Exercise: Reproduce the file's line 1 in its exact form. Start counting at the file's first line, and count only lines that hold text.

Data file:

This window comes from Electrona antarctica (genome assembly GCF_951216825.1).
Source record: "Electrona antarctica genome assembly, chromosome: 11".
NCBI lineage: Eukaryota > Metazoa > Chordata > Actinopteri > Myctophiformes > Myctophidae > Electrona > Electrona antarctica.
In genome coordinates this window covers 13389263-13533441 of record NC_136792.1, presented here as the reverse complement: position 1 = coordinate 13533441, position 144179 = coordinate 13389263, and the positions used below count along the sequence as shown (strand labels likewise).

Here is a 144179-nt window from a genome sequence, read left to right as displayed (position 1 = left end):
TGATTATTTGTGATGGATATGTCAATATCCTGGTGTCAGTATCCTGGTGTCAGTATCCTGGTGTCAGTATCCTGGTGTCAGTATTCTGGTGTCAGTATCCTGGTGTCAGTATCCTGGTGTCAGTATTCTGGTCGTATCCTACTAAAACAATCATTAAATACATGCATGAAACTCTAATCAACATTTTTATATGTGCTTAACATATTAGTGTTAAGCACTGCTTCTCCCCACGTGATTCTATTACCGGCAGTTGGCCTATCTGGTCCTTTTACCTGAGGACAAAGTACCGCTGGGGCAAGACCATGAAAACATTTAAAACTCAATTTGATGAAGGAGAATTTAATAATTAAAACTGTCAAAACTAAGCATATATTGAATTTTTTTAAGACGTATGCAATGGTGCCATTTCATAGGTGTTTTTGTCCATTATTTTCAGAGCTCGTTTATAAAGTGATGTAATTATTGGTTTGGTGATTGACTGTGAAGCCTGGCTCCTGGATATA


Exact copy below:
This window comes from Electrona antarctica (genome assembly GCF_951216825.1).